Oxford School of Photography

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Daily Archives: May 23, 2014

Principles Of Moments: Thoughts On Street Photography

As always Faded+Blurred comes up with the goods, this article on street photography is worth your time

One of the things I’ve noticed lately is that the term “street photography” gets batted around willy nilly to describe any given scene that happens to include people in any sort of urban environment. Random people in crosswalks? Street photography. Commuters on trains? Street photography. Person drinking coffee, either walking down the street or sitting at a cafe? Definitely street photography. Oh, and umbrellas…lots of umbrellas. So, what does the term really encompass? For many photographers, if you were to ask them about iconic street shooters, one name that would inevitably make the list is Garry Winogrand, which is ironic since he actually rejected the label. “I hate the term,” Winogrand said. “I think its a stupid term, street photography. I don’t think it… tells you anything about a photographer or work.” Personally, I find nothing wrong with the term, and I completely understand the need to categorize or compartmentalize various genres of photography to provide at least some sort of context. However, we shouldn’t be so quick to label every photo of random people on a street, road, or avenue in any sort of urban setting as street photography, anymore than calling a photo of Uncle Bob or Aunt Mildred snapped just before sitting down to Christmas dinner should automatically be called a portrait. Sure, it may be, but just taking pictures of people doesn’t put you in the same category as Avedon, Penn, Karsh or countless others. Photography is a craft, an art. In my opinion, it comes down to vision and intent and whether you use a camera phone, a DSLR or a vintage film camera, there are principles (note that I didn’t say rules) that once understood, will allow you to make better, more engaging photographs.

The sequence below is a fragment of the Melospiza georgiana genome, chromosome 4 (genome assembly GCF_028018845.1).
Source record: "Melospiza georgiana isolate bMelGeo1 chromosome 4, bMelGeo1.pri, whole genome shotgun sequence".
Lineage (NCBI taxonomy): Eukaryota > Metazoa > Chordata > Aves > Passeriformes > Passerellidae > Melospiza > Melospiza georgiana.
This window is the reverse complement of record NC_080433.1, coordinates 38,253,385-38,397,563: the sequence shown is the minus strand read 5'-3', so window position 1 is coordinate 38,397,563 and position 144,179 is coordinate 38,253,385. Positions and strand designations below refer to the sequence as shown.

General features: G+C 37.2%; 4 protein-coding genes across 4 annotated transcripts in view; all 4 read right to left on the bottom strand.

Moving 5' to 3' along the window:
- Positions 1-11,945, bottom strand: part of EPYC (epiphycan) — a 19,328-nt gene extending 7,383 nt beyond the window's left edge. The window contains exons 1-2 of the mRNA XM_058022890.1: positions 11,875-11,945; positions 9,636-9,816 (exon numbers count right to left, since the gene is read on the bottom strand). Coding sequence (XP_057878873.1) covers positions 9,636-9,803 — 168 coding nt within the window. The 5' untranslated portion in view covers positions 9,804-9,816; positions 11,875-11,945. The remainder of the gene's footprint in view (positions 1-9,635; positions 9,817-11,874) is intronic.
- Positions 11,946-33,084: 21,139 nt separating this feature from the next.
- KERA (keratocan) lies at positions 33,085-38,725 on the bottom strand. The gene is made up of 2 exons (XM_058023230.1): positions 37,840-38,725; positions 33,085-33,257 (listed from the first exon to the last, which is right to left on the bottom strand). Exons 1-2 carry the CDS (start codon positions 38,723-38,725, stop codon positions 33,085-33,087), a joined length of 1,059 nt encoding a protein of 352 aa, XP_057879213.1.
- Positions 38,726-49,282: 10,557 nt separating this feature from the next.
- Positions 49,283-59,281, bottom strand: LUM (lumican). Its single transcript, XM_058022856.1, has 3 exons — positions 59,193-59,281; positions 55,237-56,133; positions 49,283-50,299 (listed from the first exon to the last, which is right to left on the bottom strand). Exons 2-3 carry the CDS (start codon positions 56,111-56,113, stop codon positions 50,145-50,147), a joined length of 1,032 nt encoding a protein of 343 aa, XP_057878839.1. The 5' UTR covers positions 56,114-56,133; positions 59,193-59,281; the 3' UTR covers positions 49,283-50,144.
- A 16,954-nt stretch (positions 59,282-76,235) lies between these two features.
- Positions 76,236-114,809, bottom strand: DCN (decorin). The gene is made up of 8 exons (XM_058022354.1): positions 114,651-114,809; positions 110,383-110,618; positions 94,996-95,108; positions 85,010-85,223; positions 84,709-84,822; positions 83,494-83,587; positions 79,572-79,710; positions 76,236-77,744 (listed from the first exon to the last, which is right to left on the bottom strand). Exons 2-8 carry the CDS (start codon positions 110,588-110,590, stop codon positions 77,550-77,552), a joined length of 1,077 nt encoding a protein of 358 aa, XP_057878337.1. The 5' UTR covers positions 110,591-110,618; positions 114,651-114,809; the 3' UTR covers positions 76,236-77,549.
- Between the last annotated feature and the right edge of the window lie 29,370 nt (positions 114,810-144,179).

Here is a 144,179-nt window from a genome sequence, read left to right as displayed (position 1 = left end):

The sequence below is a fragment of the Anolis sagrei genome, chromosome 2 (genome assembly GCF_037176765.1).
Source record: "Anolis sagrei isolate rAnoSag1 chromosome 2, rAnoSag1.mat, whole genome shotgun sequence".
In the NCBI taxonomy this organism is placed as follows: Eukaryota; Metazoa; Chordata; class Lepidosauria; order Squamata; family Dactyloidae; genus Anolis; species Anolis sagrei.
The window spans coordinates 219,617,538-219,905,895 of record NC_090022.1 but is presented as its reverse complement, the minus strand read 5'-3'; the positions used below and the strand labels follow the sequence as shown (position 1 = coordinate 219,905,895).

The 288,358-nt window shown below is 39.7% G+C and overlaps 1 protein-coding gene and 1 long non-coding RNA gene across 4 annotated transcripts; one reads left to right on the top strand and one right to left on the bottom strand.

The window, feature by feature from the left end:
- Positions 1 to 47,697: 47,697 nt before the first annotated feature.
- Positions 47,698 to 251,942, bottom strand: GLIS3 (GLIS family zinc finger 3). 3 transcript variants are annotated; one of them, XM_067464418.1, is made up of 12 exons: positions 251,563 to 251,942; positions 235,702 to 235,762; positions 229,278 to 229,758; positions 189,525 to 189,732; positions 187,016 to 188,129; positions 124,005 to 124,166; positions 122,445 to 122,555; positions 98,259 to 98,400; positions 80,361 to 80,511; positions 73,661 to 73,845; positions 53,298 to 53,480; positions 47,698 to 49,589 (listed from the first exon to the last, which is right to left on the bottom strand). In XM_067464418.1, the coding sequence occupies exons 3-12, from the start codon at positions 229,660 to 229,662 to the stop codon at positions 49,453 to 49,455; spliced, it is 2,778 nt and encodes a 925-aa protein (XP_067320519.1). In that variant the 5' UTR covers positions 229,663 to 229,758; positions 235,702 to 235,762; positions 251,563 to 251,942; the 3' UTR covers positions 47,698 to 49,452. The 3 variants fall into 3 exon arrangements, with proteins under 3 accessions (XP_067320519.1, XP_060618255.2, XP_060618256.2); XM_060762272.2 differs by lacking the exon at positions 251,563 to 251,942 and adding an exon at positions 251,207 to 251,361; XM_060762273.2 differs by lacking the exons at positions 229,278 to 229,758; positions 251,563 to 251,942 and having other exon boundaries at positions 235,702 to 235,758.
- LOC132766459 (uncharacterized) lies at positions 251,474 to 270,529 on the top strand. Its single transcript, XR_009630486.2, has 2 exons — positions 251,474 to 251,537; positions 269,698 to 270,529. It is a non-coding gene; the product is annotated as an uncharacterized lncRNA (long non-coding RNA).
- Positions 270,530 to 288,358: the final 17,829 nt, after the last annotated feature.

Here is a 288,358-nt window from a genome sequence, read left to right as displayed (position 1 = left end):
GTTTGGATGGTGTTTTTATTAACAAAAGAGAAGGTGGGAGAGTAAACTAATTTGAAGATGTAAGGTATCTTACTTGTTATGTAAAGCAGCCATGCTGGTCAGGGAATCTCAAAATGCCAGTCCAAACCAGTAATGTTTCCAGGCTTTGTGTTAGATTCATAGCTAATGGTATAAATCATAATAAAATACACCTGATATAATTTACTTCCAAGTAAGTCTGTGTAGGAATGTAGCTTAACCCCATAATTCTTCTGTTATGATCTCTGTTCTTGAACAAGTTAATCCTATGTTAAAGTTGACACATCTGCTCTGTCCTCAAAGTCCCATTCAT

Coincidentally – or maybe not – the guardian recently posted a feature highlighting the wonderful work of award-winning photographer Antonio Olmos. In the post, Olmos presents a gallery of images and offers tips for making better street photographs. What I find interesting is that virtually all of the things Olmos references – exposure, composition (leading lines) and light can, and should, be applied to all areas of photography. These are concepts that every serious photographer should not only learn but practice and indeed focus on. These things make the difference between snapshots and photographs.


While men carrying bed frames and riding bicycles is interesting, this photograph is all about the light. The flare from the sun anchors the scene while the dramatic long shadows drive the viewer’s eye into the image.


Rule of thirds, plain and simple. The boys’ feet off the ground implies motion and energy and the negative space at left gives our eyes somewhere to go. Wonderful.


Maybe it’s the graphic designer in me, but I love when negative space is used well. In this image, the wall becomes a canvas of sorts, bathing the subject in a beautiful warm glow.

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Books We Recommend
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Street Photography Now
Vivian Maier: Street Photographer
Extraordinary Everyday Photography
Humans of New York